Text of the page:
Kjeldahl Method

The Kjeldahl Method is used to determine the amount of Nitrogen in organic materials. The nitrogen is used as an indicator of protein since fats, dietary fibers and carbohydrates do not contain nitrogen.


There are three steps in the Kjeldahl method: digestion, distillation and titration.


In the digestion step, the organic material is combined with sulfuric acid under high heat. The nitrogen is converted into ammonium sulfate. Catalysts may be use to speed up the reaction or to raise the boiling point of the sulfuric acid.


The distillation process involves removing the ammonium ions from the solution in the previous step by conversion of the ammonium gas, through heat and acid neutralization, into a second solution of hydrochloric acid.


The final step is the combining of the hydrochloric acid solution from the previous step with sodium hydroxide. The amount of Nitrogen is calculated by subtracting the amount of Base used to neutralize the known amount of Acid. The difference is the amount of nitrogen contained in the solution.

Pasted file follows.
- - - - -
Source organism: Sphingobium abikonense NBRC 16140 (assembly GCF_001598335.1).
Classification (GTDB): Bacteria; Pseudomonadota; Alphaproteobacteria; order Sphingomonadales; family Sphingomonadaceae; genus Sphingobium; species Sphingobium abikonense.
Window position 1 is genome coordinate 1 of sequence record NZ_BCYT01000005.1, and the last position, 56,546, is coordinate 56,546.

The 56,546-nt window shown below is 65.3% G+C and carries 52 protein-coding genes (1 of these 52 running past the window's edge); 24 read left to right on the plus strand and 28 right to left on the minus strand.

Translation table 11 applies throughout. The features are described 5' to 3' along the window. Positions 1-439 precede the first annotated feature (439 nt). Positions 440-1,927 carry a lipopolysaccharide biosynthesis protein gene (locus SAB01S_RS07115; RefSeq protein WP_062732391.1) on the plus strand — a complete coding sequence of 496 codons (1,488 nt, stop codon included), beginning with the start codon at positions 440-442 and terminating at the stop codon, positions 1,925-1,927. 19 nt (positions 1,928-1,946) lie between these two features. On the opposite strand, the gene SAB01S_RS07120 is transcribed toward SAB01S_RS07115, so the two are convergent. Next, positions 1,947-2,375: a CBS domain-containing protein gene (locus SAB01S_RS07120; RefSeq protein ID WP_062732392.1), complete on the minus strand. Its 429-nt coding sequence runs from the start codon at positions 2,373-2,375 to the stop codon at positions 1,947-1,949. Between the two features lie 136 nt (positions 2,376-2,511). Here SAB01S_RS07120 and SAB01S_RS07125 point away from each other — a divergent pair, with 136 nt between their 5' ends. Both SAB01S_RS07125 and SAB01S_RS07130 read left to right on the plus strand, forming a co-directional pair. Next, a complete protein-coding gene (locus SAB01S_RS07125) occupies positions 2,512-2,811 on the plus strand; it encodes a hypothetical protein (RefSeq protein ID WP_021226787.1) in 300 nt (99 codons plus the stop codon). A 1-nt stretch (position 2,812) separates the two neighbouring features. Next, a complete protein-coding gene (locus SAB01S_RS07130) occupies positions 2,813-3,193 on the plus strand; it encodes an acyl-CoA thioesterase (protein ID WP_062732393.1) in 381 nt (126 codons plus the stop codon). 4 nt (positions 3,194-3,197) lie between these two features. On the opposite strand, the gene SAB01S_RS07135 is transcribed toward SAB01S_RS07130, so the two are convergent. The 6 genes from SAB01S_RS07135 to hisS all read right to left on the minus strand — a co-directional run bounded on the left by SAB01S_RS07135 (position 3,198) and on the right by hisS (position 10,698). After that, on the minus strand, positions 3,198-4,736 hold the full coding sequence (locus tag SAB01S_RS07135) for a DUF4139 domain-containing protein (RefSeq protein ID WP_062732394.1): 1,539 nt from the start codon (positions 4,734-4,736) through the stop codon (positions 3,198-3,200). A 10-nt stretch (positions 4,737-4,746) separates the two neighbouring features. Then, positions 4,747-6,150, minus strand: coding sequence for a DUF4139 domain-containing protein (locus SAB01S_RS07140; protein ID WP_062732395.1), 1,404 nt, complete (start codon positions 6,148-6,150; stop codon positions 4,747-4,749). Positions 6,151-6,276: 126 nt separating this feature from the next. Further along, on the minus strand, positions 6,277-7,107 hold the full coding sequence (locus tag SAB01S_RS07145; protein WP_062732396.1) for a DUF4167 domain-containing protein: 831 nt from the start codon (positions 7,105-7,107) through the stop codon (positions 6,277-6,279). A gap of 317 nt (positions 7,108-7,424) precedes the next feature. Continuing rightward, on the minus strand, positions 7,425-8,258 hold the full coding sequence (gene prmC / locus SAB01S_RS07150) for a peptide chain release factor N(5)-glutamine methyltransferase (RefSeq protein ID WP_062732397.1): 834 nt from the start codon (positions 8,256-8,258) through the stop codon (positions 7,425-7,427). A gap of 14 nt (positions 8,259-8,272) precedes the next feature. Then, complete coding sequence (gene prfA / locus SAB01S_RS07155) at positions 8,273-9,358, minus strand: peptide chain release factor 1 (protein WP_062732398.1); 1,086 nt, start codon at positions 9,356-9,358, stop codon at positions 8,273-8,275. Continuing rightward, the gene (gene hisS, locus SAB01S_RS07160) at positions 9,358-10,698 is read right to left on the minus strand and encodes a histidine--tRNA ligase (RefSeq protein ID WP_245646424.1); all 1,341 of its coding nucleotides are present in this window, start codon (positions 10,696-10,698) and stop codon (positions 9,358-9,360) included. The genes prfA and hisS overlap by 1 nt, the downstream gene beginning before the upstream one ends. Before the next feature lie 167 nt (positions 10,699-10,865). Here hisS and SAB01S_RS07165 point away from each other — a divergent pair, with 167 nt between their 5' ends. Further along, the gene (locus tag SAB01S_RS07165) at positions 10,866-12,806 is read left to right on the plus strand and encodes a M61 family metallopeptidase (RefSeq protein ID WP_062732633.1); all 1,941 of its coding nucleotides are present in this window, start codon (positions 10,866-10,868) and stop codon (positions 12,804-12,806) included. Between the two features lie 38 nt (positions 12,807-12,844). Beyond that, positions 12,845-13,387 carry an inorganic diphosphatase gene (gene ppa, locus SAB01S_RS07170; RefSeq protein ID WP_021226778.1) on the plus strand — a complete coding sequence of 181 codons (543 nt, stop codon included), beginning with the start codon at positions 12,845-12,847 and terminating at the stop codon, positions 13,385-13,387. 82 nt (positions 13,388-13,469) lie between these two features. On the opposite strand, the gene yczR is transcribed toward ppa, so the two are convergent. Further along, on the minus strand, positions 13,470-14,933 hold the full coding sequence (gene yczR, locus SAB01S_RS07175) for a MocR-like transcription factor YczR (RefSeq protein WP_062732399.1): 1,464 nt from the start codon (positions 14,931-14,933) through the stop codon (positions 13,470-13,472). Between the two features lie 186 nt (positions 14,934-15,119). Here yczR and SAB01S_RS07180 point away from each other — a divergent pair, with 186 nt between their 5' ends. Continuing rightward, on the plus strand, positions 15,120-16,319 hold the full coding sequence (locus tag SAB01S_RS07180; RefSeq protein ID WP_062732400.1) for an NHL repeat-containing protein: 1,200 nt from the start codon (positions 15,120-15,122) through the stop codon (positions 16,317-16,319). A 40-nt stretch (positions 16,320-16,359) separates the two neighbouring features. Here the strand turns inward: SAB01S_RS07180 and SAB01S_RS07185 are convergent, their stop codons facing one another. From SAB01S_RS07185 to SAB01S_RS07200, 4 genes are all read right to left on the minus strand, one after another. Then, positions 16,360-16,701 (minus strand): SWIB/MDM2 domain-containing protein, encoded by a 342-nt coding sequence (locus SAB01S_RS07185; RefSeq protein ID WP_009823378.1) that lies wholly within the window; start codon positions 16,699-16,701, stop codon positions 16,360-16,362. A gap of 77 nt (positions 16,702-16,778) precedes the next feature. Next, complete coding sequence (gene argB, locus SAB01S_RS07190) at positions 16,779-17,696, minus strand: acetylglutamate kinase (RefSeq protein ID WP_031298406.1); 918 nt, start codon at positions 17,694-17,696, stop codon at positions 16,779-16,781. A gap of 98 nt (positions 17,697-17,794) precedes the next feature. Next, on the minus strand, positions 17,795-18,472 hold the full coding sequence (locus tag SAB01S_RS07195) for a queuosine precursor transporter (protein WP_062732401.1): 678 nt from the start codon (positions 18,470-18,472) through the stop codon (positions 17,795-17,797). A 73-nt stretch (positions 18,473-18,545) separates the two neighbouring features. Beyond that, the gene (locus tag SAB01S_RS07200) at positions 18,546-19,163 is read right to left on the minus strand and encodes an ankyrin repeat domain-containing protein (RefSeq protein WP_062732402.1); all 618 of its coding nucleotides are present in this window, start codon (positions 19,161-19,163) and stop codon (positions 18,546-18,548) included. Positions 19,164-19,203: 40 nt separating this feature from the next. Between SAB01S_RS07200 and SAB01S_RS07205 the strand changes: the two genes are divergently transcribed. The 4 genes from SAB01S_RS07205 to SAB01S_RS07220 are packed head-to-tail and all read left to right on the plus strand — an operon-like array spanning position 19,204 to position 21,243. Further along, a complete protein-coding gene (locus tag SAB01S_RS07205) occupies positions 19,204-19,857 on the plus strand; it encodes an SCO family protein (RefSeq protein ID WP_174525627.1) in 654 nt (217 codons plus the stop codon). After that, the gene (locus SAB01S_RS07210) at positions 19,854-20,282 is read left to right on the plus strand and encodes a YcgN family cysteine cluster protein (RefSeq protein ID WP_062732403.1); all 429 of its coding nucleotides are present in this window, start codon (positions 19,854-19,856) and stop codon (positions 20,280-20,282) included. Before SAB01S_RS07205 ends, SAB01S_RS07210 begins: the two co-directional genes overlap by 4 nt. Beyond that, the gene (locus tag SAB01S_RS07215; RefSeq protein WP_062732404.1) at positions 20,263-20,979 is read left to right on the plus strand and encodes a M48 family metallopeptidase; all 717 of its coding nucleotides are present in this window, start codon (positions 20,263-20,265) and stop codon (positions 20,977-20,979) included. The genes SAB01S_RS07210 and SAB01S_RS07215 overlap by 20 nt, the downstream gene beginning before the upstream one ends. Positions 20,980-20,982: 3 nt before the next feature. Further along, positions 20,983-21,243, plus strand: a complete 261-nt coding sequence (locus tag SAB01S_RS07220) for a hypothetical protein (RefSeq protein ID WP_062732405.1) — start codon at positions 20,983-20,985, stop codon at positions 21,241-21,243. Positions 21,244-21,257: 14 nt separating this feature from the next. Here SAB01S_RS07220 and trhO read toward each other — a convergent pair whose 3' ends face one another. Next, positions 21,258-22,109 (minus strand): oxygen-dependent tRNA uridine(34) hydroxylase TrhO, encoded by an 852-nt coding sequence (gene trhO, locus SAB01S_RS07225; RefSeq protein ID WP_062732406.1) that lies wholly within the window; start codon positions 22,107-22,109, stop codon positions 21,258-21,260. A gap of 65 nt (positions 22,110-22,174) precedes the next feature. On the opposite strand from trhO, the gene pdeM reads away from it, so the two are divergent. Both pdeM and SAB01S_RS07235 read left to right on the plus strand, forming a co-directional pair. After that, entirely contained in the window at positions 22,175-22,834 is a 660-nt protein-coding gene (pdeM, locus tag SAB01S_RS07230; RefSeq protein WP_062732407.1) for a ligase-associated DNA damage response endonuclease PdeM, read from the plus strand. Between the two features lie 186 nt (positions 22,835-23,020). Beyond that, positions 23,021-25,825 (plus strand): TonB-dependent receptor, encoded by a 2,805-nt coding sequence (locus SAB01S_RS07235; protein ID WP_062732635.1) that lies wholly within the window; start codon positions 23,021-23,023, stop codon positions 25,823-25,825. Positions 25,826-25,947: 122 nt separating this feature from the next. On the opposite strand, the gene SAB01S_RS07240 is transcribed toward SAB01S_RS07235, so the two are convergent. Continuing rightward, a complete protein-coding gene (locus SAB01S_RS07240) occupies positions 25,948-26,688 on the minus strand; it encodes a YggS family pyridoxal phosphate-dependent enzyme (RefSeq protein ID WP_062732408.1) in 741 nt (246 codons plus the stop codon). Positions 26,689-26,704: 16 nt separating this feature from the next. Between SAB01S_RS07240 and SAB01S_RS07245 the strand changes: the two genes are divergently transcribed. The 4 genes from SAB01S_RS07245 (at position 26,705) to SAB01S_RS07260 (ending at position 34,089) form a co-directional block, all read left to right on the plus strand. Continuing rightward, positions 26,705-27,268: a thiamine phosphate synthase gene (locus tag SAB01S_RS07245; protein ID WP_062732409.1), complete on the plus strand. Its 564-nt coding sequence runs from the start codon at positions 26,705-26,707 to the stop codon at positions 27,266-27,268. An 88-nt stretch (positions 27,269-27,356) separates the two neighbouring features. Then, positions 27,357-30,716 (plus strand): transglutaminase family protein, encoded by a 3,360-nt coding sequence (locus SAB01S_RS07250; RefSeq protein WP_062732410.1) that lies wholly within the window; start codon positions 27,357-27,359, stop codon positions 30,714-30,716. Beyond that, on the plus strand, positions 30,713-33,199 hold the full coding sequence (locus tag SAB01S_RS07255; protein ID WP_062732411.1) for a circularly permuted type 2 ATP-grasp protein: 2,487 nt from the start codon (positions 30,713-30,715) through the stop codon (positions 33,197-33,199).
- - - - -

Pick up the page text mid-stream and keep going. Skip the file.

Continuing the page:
Protein Determination

This method is an international standard for determining protein in organic material that does not have nitrogen or nitrogen containing compounds. Protein is the typically the only source of nitrogen since nitrogen is not contained in dietary fibers, such as Chiten and Cellulose among others, fats and carbohydrates.

The standard calculation to determine the percentage of protein is to multiply the percent of nitrogen by 6.25, or 1/0.16. Protein consists, on average, of 16% Nitrogen. Higher accuracy may be obtained by adjusting this protein factor according to amino acid composition.


Fischer, Robert B. Quantitative Chemical Analysis. 2nd ed. Philadelphia: Saunders, 1961: 229-31.

Last Edited July 10, 2007